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Breakfast TV’s Ben Shephard laps Brands Hatch blind

Tuesday, December 02 2014

When ITV Good Morning Britain presenter Ben Shephard lapped Brands Hatch for the first time he could be forgiven for being a little off the pace, because he was simulating blind driving at the wheel of a specially-adapted car.

The drive was part of a feature to be screened on Good Morning Britain on Monday 8th December as part of ITV's Text Santa campaign, and they teamed up with the Speed of Sight charity, which provides driving experiences for the blind and people with other disabilities. The charity's founder, Mike Newman, has overcome blindness to amass five land speed records, the latest at over 200mph, plus a water speed record and aerobatic record.

ITV GMB Blind DrivingAfter Mike showed how it is done, Ben took to the driving seat of the specially-adapted sportscar, which features a steering wheel and pedals on both sides of the two-seater cockpit. Guided by Newman's father, Mike Snr in the 'passenger' seat, Ben drove two laps of the Indy circuit sighted, before swapping his crash helmet for one with a blacked-out visor, and relying on Mike Snr's instructions to negotiate the track.

After his second run, Ben said: "I've been round the rally course, but I've not experienced Brands Hatch before in a race car. At the best of times you want to be able to see what you're doing, but to be completely blind, it was absolutely terrifying. It was incredibly visceral, I really felt like I was overloading my remaining senses, and I was desperately having to listen to Mike, who was giving me instructions as I was going along, and having to sense the power in the machine. You could feel the camber in the road, and knowing the track quite well from watching races here, I could imagine where I was on the track. But even at the end the noise and smell was so disorientating, it was just an extraordinary experience.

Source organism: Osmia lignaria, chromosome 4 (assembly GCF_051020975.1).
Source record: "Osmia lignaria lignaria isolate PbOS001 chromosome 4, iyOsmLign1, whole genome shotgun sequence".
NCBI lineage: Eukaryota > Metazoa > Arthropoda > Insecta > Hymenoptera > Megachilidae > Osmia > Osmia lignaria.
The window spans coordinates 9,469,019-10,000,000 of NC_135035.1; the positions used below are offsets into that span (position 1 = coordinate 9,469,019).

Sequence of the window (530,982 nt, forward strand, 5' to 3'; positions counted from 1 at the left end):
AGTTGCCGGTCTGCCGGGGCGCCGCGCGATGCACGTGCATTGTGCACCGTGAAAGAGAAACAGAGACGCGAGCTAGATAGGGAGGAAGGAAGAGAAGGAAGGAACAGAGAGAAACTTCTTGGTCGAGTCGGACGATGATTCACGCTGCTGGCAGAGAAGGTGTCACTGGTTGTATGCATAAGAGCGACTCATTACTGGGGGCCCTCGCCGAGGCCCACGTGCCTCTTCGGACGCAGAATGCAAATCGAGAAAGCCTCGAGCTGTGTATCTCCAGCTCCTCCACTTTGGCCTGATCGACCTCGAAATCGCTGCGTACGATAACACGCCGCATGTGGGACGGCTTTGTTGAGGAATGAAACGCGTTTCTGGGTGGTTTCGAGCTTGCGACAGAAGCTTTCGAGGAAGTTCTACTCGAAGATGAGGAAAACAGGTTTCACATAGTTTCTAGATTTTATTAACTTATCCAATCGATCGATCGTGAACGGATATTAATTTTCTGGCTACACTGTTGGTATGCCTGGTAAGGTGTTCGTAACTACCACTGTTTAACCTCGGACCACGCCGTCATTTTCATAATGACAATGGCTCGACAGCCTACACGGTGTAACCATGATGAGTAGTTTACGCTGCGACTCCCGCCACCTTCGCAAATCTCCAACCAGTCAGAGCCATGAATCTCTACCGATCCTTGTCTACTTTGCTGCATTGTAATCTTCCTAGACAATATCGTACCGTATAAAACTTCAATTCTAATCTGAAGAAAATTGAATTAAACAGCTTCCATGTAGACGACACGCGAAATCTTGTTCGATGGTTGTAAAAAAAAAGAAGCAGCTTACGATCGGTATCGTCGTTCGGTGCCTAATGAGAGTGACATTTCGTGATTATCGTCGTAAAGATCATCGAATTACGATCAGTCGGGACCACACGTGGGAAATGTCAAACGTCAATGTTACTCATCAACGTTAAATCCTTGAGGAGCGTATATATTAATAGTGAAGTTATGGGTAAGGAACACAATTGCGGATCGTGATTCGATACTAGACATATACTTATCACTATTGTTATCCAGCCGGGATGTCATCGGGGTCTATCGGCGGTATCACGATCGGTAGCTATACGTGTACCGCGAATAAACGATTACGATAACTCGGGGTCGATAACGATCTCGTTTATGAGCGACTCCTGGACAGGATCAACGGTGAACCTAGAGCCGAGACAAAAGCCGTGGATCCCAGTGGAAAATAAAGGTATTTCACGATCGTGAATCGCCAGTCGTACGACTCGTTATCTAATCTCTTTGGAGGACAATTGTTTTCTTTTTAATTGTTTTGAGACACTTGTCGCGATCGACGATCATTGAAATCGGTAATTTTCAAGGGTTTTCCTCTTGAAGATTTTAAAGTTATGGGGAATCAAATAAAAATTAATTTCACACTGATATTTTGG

"What the Speed of Sight guys are doing, as an opportunity for disabled people to come along and experience that, is a miraculous thing. I'd thoroughly recommend anybody that loves their motorsport to have a look at what they are doing. I'm still shaking now and I've been out of the car for half an hour!"

Mike Jnr said: "Speed of Sight came about through my personal ambition to get involved in enjoying motorsport. I can't see at all and have been a motorsport fan all my life and when I started breaking records I started meeting many people with lots of different disabilities, wishing they could still drive, or wishing they'd been able to drive. I started to think about how I could involve people and give them the chance to do it, so we had a car built with dual controls and twin steering wheels, open top so it's very tactile and auditory, and we now travel the country, giving people with disabilities like mine and other types of disabilities, the chance to drive on phenomenal race circuits like this one.

"Personally, motorsport for me is a very physical activity and it requires a great deal of concentration. I have to listen to the instructor and also the car itself, to listen to what it's doing, so that you know that you are responding in the correct way. I have to use every sense I've got to compensate for the one that I haven't.

"The track's great, I loved it. I've been here once before, when Alan Jones won the British Grand Prix [in 1980] and it's a shame it's taken so long to come back!"

You can find out more at www.speedofsight.co.uk